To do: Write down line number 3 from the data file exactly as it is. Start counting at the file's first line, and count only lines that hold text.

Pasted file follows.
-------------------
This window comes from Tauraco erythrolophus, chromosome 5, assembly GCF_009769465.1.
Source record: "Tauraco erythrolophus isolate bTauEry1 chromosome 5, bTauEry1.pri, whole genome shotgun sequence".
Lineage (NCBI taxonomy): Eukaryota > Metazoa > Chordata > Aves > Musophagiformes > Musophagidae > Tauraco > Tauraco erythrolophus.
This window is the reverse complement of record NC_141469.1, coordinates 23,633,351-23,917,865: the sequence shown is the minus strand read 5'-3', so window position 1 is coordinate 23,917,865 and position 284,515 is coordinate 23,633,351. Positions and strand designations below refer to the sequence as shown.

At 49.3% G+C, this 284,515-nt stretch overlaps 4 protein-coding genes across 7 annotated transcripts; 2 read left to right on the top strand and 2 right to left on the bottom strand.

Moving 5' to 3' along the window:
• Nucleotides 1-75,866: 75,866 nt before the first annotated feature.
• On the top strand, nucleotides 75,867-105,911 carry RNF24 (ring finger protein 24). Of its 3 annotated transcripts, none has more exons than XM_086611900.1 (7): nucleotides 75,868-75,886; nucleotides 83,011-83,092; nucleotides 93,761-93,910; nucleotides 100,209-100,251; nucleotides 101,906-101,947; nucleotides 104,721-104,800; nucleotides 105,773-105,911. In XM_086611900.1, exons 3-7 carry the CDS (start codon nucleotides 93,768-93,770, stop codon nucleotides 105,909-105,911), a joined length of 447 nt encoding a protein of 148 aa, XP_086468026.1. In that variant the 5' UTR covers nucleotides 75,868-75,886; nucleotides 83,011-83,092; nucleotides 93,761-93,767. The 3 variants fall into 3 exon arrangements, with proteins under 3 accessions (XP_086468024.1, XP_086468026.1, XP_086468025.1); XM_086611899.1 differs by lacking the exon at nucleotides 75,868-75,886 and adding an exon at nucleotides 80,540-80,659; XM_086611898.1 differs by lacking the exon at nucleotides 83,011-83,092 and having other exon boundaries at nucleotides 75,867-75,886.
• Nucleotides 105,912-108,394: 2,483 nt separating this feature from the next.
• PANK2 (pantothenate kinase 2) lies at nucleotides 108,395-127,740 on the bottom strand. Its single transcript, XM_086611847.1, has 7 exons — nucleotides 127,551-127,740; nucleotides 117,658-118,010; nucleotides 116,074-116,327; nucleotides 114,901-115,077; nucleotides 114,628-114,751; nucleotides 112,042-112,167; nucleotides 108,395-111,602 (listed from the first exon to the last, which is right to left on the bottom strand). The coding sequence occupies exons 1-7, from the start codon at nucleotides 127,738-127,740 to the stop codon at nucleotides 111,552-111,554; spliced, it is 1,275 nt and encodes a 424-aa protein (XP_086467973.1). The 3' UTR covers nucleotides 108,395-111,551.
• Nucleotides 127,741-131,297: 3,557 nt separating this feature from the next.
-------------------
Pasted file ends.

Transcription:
Lineage (NCBI taxonomy): Eukaryota > Metazoa > Chordata > Aves > Musophagiformes > Musophagidae > Tauraco > Tauraco erythrolophus.